Decolonisation of Singapore

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John de Bhal

Singapore achieved independence in 1959 due to a lack of British colonial retaliation to the Japanese occupation during World War II. In 1965, it achieved independence for a second time as a result of poor leadership within the Federation of Malaysia from both Tunku Abdul Rahman and Lee Kuan Yew.

Singapore, unlike most other states and nations, has achieved independence twice: once in 1959 when it was decolonised by the British;1 then again after it was expelled from the Federation of Malaysia in 1965, into which Singapore had integrated in 1963. 2 In contrast to many other independence movements, Singapore’s were not violent; political decisions led to the island nation’s independence in both instances. Nationalism and
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Representative of a Singaporean government perspective.
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John de Bhal

of unity, a year of constitutional revolution and political stability…”.12 All in all, the British took the path of least resistance when leaving Singapore, even though Singaporean authorities and people wanted their own independent nation at that point.13 The British economy was struggling and it was apparent that Singapore was too much of a financial burden.14 It was the nationalistic feeling inspired by Lee Kuan Yew and the PAP, which came about as a result of Japanese occupation during World War II, that caused the decolonisation of Singapore in 1959.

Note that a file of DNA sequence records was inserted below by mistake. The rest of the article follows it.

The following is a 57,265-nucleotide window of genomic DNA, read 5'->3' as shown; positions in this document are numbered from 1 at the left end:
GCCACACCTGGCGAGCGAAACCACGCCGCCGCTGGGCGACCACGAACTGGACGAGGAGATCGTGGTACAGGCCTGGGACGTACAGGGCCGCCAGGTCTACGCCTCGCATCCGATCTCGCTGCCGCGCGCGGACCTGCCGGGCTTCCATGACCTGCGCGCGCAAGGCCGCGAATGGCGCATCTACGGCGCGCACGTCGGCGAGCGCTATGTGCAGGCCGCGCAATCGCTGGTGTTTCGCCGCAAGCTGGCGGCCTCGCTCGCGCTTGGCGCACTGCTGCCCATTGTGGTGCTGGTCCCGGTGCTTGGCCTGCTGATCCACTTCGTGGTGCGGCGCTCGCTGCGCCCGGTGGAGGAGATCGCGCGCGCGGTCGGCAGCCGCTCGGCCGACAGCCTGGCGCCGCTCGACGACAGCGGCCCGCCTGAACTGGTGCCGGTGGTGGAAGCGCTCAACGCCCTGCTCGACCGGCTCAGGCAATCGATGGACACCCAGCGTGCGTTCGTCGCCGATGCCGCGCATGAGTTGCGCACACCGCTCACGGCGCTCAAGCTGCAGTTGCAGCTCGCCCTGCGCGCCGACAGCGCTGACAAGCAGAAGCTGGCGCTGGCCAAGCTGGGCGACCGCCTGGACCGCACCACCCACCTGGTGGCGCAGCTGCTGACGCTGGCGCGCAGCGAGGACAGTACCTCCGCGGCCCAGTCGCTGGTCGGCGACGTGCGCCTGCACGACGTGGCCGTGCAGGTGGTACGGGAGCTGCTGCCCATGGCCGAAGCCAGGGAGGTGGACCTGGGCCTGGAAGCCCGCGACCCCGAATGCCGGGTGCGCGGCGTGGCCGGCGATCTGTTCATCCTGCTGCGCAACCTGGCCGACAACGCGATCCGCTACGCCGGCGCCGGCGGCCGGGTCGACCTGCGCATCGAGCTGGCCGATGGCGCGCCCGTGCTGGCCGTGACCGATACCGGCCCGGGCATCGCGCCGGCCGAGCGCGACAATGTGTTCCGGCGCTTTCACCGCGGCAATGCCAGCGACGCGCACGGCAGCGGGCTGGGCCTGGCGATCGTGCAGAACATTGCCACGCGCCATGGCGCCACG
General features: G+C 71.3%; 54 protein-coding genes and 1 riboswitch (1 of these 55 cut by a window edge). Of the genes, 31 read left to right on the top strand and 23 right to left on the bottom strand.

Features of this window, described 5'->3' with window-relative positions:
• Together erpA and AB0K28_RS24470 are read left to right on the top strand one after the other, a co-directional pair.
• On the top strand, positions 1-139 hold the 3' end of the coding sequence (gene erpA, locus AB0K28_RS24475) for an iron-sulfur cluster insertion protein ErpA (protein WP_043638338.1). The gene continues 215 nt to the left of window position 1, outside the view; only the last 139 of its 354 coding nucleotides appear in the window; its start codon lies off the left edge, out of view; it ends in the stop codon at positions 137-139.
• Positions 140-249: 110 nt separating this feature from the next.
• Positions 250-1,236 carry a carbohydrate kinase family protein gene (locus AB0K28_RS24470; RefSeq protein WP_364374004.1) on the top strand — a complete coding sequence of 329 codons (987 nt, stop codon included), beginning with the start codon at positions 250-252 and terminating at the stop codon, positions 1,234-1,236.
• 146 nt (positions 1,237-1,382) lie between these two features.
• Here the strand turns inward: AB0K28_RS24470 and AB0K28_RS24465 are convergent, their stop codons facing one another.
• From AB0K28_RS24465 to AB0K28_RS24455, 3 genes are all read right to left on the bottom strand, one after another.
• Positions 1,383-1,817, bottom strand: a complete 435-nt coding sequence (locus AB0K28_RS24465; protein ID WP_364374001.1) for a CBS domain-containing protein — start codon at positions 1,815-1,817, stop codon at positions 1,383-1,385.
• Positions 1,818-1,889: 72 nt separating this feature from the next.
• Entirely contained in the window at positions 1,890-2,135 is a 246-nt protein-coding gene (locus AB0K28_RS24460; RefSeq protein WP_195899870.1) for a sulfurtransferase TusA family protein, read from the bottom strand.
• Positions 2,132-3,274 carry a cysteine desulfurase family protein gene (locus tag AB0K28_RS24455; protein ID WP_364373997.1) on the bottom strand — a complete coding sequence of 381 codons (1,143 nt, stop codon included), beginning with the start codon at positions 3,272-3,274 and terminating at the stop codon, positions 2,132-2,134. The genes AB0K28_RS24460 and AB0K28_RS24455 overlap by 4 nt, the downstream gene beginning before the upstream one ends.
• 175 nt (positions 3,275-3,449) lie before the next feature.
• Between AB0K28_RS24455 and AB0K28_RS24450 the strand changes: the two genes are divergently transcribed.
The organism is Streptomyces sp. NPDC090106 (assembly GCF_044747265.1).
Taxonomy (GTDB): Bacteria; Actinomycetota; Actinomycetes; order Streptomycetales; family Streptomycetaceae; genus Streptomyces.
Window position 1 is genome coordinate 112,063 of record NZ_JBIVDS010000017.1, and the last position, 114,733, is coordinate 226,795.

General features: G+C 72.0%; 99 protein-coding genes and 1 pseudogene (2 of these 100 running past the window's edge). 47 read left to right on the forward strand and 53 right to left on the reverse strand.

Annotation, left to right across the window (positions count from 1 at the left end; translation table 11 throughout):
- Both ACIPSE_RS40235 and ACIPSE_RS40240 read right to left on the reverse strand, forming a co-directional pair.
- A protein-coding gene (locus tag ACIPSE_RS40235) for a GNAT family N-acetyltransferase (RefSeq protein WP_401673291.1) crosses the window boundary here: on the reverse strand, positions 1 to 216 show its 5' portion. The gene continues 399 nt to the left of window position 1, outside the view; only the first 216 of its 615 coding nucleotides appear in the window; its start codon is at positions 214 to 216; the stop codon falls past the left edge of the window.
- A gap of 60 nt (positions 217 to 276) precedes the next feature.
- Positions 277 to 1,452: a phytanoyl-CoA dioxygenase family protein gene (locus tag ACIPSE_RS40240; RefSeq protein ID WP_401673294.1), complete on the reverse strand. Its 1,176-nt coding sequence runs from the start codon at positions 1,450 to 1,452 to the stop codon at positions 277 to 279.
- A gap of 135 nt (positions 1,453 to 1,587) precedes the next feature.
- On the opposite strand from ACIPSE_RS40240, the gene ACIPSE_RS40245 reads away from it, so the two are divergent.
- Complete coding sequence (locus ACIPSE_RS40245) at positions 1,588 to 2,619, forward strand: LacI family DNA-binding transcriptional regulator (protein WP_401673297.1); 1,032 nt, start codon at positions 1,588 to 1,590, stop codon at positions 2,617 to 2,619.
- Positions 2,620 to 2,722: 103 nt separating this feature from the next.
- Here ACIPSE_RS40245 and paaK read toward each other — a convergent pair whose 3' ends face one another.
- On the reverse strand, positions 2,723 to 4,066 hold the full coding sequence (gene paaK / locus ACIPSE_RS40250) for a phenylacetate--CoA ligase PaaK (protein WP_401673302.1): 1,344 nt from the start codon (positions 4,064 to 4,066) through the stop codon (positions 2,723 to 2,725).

The racially prejudiced and poor leadership of Tunku Abdul Rahman

contributed significantly to Singapore’s independence and expulsion from the Federation of Malaysia in 1965. Tunku Abdul Rahman, Prime Minister of Malaya, and then Malaysia, from 1957 to 1970 15 placed the needs of his nation before the needs of the merged Federation. He outlined in 1958 that if Singapore wanted to merge with what was Malaya at that point, then “… they [Singapore] must be ready to serve, ready to die if need be, for Malaya and Malaya alone.”16 Nations surrounding Singapore and Malaysia were consequently adamant that the merger was not going to be a success because of this, and that the Tunku was going to privilege the people of his nation in any circumstance.17 This is reinforced as President Sukarno

Government of the Republic of Singapore (1961) State of

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